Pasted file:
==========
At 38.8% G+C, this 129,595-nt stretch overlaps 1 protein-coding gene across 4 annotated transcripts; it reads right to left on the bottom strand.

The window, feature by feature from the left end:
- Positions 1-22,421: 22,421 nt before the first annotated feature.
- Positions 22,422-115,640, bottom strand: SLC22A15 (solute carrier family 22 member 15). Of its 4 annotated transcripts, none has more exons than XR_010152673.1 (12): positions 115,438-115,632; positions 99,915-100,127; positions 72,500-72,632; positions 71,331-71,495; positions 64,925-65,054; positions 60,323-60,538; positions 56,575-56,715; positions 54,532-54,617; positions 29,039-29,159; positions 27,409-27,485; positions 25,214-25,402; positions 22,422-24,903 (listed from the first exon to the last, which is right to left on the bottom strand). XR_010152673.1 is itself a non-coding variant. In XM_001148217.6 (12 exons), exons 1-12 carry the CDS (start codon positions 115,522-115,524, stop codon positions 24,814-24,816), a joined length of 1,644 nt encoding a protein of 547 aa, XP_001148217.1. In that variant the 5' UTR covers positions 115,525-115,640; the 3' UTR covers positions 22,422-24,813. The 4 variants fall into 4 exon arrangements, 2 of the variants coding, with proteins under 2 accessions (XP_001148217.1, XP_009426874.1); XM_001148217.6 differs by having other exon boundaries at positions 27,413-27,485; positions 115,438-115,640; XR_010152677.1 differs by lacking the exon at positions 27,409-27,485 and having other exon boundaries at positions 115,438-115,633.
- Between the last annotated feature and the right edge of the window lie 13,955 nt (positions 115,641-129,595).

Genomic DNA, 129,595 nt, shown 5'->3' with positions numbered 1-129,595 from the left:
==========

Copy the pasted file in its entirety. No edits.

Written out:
At 38.8% G+C, this 129,595-nt stretch overlaps 1 protein-coding gene across 4 annotated transcripts; it reads right to left on the bottom strand.

The window, feature by feature from the left end:
- Positions 1-22,421: 22,421 nt before the first annotated feature.
- Positions 22,422-115,640, bottom strand: SLC22A15 (solute carrier family 22 member 15). Of its 4 annotated transcripts, none has more exons than XR_010152673.1 (12): positions 115,438-115,632; positions 99,915-100,127; positions 72,500-72,632; positions 71,331-71,495; positions 64,925-65,054; positions 60,323-60,538; positions 56,575-56,715; positions 54,532-54,617; positions 29,039-29,159; positions 27,409-27,485; positions 25,214-25,402; positions 22,422-24,903 (listed from the first exon to the last, which is right to left on the bottom strand). XR_010152673.1 is itself a non-coding variant. In XM_001148217.6 (12 exons), exons 1-12 carry the CDS (start codon positions 115,522-115,524, stop codon positions 24,814-24,816), a joined length of 1,644 nt encoding a protein of 547 aa, XP_001148217.1. In that variant the 5' UTR covers positions 115,525-115,640; the 3' UTR covers positions 22,422-24,813. The 4 variants fall into 4 exon arrangements, 2 of the variants coding, with proteins under 2 accessions (XP_001148217.1, XP_009426874.1); XM_001148217.6 differs by having other exon boundaries at positions 27,413-27,485; positions 115,438-115,640; XR_010152677.1 differs by lacking the exon at positions 27,409-27,485 and having other exon boundaries at positions 115,438-115,633.
- Between the last annotated feature and the right edge of the window lie 13,955 nt (positions 115,641-129,595).

Genomic DNA, 129,595 nt, shown 5'->3' with positions numbered 1-129,595 from the left: